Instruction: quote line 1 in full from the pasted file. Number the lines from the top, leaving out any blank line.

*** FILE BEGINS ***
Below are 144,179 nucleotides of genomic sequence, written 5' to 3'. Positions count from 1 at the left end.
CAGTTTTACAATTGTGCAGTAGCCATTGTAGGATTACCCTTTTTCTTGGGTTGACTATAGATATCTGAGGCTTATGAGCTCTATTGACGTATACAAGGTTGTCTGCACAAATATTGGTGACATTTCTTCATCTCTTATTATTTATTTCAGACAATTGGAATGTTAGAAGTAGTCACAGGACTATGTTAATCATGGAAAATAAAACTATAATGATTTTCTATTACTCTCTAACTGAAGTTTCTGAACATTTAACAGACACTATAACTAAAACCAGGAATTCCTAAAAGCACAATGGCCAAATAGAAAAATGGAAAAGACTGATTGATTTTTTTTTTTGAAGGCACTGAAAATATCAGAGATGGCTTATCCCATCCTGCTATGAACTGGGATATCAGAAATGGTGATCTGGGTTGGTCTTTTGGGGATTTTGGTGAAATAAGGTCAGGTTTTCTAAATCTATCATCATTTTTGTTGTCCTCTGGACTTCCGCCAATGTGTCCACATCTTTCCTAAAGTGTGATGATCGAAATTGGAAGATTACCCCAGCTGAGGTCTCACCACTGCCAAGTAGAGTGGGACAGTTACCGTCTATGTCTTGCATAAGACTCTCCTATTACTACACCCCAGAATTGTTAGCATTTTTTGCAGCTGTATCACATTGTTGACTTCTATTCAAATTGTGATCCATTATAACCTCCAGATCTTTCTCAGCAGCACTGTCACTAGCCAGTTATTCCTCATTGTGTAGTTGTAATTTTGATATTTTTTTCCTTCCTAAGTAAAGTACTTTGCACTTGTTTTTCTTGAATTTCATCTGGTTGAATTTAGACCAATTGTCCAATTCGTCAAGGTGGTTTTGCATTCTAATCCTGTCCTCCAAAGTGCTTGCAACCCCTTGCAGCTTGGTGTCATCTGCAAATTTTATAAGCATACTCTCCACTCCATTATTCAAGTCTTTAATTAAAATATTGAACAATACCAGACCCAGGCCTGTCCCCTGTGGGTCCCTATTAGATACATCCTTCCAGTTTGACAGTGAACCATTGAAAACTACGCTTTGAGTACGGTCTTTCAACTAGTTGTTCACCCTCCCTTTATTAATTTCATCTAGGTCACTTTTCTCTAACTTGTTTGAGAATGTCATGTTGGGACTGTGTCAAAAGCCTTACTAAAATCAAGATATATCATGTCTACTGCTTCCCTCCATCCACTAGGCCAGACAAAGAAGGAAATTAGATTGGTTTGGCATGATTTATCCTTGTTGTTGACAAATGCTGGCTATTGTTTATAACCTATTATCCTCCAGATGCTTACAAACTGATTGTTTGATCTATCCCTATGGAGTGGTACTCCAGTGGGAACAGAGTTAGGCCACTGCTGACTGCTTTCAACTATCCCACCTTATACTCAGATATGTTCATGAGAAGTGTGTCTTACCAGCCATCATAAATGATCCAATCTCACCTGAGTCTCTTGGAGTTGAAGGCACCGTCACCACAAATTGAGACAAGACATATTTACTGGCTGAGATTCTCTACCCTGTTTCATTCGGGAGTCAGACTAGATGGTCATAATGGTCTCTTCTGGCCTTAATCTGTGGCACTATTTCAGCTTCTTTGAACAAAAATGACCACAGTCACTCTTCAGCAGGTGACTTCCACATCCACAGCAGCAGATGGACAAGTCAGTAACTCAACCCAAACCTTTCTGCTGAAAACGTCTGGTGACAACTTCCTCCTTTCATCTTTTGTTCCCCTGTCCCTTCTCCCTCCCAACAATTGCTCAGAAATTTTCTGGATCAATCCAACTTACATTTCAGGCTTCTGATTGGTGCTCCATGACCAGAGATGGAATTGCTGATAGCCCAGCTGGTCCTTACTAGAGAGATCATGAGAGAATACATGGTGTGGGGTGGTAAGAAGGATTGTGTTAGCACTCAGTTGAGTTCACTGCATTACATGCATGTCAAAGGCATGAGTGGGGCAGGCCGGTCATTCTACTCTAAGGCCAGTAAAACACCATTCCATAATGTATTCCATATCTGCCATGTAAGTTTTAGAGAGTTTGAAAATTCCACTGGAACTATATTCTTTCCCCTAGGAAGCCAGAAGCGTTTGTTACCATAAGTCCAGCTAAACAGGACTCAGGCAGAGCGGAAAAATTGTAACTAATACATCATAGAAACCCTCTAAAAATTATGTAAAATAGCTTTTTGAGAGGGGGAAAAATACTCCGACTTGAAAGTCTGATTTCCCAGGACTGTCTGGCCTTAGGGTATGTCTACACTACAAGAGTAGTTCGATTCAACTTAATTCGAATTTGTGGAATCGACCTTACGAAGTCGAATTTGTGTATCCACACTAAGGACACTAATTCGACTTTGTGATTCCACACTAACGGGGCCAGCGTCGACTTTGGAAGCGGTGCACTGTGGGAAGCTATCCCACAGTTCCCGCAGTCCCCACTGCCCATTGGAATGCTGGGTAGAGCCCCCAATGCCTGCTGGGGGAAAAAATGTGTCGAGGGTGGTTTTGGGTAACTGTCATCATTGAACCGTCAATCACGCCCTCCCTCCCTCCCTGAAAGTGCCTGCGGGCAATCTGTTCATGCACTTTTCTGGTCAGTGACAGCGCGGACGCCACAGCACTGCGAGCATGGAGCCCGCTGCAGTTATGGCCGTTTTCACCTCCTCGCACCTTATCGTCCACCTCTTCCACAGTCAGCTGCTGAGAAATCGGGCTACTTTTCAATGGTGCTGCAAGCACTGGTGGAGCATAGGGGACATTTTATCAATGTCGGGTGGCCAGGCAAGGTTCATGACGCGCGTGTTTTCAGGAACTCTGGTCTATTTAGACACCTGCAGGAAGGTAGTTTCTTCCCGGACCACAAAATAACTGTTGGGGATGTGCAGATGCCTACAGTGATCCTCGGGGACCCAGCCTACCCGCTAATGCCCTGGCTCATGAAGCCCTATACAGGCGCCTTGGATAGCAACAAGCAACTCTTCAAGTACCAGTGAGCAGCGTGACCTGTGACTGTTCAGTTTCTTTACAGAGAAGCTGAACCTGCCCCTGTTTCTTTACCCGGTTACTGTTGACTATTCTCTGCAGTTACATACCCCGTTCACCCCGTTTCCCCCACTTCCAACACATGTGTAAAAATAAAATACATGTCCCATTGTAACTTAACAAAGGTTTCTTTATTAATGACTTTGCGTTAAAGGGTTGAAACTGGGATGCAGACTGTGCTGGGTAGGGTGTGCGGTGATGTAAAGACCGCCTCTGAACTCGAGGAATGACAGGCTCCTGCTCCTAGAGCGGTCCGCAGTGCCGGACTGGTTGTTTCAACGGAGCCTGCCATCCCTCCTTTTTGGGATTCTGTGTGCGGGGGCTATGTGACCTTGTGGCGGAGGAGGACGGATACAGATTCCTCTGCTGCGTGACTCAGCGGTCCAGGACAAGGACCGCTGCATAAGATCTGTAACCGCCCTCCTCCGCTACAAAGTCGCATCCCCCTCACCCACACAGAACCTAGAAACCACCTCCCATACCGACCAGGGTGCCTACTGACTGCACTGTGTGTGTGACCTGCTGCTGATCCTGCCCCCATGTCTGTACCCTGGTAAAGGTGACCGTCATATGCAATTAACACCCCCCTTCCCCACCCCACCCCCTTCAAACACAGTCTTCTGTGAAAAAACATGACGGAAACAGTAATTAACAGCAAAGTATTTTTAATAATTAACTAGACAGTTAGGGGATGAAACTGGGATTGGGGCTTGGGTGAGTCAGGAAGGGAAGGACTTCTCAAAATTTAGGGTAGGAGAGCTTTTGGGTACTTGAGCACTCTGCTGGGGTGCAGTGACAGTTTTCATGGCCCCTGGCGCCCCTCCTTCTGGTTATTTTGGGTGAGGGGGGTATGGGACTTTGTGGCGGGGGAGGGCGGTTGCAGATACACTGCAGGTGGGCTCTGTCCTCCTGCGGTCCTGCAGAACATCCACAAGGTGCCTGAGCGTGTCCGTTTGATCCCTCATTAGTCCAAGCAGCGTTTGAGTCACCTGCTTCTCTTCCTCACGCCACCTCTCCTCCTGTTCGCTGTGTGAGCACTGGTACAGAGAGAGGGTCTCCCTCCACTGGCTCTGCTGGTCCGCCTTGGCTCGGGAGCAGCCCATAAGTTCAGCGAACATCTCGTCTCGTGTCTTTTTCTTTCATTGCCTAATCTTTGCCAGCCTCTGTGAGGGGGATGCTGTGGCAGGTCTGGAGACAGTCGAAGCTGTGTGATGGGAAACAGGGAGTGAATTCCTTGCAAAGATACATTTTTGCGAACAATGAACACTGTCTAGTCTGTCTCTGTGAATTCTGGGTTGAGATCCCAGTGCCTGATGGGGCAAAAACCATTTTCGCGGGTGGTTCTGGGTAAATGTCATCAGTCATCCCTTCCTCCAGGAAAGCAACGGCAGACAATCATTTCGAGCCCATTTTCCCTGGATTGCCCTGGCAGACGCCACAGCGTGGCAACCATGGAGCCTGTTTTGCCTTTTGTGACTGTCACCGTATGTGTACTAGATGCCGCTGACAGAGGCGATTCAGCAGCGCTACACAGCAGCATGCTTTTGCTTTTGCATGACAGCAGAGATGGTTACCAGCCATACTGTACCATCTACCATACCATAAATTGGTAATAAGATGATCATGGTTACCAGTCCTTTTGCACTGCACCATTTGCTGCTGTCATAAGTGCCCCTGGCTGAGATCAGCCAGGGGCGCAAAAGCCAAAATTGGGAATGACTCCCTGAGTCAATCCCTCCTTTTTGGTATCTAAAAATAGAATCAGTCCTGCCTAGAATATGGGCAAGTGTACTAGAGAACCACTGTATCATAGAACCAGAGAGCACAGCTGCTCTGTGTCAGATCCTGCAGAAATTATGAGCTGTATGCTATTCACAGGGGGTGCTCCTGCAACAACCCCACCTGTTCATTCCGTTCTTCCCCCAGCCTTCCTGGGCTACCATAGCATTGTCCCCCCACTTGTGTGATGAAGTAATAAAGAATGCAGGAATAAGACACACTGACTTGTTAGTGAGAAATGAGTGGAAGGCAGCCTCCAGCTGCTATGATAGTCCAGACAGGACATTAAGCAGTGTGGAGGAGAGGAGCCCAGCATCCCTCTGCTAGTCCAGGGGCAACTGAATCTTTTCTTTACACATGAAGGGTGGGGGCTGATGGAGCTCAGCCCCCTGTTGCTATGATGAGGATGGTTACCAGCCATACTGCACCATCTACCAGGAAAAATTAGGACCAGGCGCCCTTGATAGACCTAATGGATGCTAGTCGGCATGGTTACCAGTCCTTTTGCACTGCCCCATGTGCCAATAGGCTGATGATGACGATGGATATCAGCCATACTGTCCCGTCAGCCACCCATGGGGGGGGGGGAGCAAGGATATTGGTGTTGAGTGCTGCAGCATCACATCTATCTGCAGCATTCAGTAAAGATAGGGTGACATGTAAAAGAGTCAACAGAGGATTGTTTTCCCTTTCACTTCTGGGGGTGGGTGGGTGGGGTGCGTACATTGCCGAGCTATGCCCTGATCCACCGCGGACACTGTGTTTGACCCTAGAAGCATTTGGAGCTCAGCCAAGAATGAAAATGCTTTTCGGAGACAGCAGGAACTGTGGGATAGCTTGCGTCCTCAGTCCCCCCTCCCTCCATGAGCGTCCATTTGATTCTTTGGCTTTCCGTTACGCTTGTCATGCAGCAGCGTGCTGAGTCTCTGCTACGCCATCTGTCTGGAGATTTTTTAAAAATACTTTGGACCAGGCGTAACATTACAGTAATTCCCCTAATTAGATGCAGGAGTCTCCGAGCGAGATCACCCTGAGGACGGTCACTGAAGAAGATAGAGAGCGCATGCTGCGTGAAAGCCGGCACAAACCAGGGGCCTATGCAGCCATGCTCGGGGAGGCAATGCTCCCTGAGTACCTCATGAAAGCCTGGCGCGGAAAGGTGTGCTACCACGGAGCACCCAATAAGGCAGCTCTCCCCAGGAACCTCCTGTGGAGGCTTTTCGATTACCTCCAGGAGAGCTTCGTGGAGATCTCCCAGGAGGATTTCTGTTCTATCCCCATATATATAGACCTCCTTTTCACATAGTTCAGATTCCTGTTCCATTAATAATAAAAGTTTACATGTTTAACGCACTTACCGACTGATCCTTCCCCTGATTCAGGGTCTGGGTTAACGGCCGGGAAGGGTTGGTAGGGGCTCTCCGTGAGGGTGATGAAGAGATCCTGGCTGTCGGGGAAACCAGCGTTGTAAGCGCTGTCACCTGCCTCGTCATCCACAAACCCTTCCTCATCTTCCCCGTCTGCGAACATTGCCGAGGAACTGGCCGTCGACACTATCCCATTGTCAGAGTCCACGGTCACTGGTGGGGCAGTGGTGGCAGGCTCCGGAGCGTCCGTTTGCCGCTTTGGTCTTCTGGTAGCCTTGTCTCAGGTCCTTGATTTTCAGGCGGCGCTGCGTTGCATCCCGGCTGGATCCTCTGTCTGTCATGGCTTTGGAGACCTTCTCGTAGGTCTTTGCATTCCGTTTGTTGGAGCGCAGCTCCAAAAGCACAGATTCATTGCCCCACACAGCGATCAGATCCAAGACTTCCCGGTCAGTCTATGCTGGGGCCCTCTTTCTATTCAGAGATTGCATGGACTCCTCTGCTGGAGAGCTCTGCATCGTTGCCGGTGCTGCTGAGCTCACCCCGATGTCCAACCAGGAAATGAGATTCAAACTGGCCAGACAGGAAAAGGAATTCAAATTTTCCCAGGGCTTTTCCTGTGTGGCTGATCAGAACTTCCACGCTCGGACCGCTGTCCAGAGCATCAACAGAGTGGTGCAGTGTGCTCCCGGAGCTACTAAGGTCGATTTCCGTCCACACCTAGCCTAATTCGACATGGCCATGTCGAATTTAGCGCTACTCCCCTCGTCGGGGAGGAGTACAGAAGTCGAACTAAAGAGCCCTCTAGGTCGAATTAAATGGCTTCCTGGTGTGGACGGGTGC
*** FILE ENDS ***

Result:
Below are 144,179 nucleotides of genomic sequence, written 5' to 3'. Positions count from 1 at the left end.